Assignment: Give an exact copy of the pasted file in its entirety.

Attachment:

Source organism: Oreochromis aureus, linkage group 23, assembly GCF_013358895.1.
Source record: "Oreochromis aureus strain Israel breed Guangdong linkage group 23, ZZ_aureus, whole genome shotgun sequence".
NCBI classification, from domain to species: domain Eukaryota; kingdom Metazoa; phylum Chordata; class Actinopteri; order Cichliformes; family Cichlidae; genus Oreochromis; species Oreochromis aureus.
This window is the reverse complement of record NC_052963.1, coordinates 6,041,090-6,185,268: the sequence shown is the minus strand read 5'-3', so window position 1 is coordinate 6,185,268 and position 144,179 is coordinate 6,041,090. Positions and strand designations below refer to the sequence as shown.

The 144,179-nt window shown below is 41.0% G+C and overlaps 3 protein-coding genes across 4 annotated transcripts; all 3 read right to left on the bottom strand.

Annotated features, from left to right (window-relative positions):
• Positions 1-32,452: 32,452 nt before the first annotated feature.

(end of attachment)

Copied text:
Source organism: Oreochromis aureus, linkage group 23, assembly GCF_013358895.1.
Source record: "Oreochromis aureus strain Israel breed Guangdong linkage group 23, ZZ_aureus, whole genome shotgun sequence".
NCBI classification, from domain to species: domain Eukaryota; kingdom Metazoa; phylum Chordata; class Actinopteri; order Cichliformes; family Cichlidae; genus Oreochromis; species Oreochromis aureus.
This window is the reverse complement of record NC_052963.1, coordinates 6,041,090-6,185,268: the sequence shown is the minus strand read 5'-3', so window position 1 is coordinate 6,185,268 and position 144,179 is coordinate 6,041,090. Positions and strand designations below refer to the sequence as shown.

The 144,179-nt window shown below is 41.0% G+C and overlaps 3 protein-coding genes across 4 annotated transcripts; all 3 read right to left on the bottom strand.

Annotated features, from left to right (window-relative positions):
• Positions 1-32,452: 32,452 nt before the first annotated feature.